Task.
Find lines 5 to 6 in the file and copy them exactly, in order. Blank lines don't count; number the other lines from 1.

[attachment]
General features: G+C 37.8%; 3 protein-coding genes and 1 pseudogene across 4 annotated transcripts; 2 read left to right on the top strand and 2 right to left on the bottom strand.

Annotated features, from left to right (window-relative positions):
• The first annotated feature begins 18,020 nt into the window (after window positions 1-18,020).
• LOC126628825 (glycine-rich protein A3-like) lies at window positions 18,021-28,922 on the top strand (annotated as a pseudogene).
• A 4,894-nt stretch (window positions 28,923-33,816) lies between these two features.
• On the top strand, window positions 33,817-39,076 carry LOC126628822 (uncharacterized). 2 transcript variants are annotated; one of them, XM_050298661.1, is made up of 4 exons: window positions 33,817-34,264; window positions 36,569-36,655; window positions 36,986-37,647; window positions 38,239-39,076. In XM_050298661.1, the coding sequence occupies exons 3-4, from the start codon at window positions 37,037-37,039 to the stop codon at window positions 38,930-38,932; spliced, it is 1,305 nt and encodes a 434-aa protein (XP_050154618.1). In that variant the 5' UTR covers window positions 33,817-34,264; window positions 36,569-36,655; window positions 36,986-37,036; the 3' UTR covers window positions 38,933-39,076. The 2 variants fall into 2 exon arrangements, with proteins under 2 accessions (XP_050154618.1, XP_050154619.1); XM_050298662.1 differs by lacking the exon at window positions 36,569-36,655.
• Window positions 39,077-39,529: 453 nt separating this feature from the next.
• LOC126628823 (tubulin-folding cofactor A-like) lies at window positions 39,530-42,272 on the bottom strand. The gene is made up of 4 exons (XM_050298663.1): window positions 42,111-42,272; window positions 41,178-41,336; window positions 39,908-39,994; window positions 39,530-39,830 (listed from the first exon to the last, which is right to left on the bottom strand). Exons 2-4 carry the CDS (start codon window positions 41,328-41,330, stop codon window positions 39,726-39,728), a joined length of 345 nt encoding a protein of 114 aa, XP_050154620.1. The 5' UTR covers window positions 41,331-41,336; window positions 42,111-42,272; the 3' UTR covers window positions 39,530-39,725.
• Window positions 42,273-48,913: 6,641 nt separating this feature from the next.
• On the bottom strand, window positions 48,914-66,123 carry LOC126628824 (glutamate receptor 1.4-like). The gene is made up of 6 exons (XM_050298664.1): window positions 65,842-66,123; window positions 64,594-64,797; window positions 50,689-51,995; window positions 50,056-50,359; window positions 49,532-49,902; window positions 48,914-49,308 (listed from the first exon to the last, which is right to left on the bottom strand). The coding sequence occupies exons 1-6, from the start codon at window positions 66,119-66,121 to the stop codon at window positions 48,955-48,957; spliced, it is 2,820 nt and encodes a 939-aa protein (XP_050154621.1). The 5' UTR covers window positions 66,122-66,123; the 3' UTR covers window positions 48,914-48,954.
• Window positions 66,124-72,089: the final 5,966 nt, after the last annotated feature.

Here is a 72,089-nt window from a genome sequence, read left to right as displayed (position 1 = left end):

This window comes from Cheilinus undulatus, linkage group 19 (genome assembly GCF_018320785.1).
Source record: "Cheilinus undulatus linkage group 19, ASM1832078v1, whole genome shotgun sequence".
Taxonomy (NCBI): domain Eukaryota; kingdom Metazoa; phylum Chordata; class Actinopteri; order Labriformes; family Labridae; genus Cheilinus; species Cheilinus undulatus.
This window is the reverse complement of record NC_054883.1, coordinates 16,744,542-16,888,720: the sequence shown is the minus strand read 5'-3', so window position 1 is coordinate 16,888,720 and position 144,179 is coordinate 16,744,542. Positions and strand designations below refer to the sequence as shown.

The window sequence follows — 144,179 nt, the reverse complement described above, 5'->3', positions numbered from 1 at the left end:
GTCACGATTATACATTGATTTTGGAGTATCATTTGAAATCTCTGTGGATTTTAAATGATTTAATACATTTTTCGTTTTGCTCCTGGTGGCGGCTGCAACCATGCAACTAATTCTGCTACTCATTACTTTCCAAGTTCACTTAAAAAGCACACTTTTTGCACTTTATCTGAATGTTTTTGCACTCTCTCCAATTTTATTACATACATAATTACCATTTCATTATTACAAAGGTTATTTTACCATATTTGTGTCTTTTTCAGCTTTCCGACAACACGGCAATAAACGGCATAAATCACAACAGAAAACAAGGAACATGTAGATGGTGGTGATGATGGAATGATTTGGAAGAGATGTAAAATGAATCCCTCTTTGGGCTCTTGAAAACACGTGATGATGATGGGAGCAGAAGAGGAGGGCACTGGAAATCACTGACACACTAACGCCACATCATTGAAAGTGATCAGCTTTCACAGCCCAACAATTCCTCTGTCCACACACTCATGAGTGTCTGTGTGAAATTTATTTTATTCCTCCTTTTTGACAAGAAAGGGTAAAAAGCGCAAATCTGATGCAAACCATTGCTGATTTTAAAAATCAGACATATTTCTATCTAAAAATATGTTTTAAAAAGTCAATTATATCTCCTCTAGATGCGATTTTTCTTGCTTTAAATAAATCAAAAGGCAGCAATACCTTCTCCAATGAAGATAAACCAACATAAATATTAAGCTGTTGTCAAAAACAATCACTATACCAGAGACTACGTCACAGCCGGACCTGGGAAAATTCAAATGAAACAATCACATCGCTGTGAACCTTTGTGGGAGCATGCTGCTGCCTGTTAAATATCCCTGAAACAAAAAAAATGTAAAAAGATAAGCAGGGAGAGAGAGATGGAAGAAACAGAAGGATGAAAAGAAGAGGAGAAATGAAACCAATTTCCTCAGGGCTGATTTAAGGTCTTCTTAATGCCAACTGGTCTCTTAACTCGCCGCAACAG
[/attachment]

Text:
• A 4,894-nt stretch (window positions 28,923-33,816) lies between these two features.
• On the top strand, window positions 33,817-39,076 carry LOC126628822 (uncharacterized). 2 transcript variants are annotated; one of them, XM_050298661.1, is made up of 4 exons: window positions 33,817-34,264; window positions 36,569-36,655; window positions 36,986-37,647; window positions 38,239-39,076. In XM_050298661.1, the coding sequence occupies exons 3-4, from the start codon at window positions 37,037-37,039 to the stop codon at window positions 38,930-38,932; spliced, it is 1,305 nt and encodes a 434-aa protein (XP_050154618.1). In that variant the 5' UTR covers window positions 33,817-34,264; window positions 36,569-36,655; window positions 36,986-37,036; the 3' UTR covers window positions 38,933-39,076. The 2 variants fall into 2 exon arrangements, with proteins under 2 accessions (XP_050154618.1, XP_050154619.1); XM_050298662.1 differs by lacking the exon at window positions 36,569-36,655.